One in six Android phones is infected with malware in developing countries. Globally, 1 in 36 devices hosts malicious applications.
The coronavirus pandemic has increased the use of the Internet. And this is being exploited by cybercriminals to generate new victims.
The impact of the health crisis on IT security is being felt especially in developing countries. An Upstream report on this topic reveals that 1 in 6 Android mobiles in these markets has at least one infected app installed.
Indonesia is the country with the highest infection rate of all those analyzed, with more than 99% of mobile transactions flagged as fraudulent. It is followed by Brazil, with a blocking rate of 96%, and Thailand, with close to 92%.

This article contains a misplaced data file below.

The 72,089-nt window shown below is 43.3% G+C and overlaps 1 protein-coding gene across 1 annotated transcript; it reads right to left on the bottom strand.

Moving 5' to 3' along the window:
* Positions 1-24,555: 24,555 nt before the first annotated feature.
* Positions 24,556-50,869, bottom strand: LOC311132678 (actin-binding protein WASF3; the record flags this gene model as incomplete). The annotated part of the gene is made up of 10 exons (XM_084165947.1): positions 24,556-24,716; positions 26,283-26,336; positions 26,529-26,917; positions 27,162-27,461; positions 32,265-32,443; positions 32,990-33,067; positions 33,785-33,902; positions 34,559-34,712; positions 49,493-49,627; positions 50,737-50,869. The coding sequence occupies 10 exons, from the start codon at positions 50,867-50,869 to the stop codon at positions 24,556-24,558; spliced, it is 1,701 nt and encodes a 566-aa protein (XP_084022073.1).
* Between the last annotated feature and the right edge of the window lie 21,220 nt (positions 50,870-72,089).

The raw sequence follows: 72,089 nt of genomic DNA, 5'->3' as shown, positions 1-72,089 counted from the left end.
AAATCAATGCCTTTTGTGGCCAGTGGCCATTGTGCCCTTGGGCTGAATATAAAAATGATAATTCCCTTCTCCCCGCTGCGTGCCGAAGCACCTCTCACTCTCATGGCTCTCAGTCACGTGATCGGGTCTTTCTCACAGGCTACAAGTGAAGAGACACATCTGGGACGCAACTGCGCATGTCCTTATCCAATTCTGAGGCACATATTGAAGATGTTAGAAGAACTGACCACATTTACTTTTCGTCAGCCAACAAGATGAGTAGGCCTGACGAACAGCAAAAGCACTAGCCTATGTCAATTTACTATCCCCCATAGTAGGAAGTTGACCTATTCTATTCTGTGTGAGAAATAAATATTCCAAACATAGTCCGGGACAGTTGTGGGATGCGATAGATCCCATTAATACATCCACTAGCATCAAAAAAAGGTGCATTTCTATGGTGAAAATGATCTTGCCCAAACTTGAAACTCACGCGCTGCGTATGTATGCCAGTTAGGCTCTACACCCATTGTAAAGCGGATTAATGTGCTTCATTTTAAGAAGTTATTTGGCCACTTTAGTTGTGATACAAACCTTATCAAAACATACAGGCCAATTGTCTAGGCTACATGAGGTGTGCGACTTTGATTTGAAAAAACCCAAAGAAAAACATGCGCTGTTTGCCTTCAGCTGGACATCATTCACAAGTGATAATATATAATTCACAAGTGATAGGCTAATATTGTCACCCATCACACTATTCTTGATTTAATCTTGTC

Globally, 1 in 36 devices hosts such apps considered high-risk.
“The digital divide has left users in emerging markets particularly vulnerable,” says Dimitris Maniatis, CEO of Upstream, “because their mobile devices are often their only gateway to the online world. They use them to connect to the internet and to pay for goods and services.
Another trend that Upstream has detected is that cybercriminals are diverting their attention away from Google Play and supporting their actions in other types of stores. 71% of malicious apps are currently available in these third-party stores compared to 49% the previous year.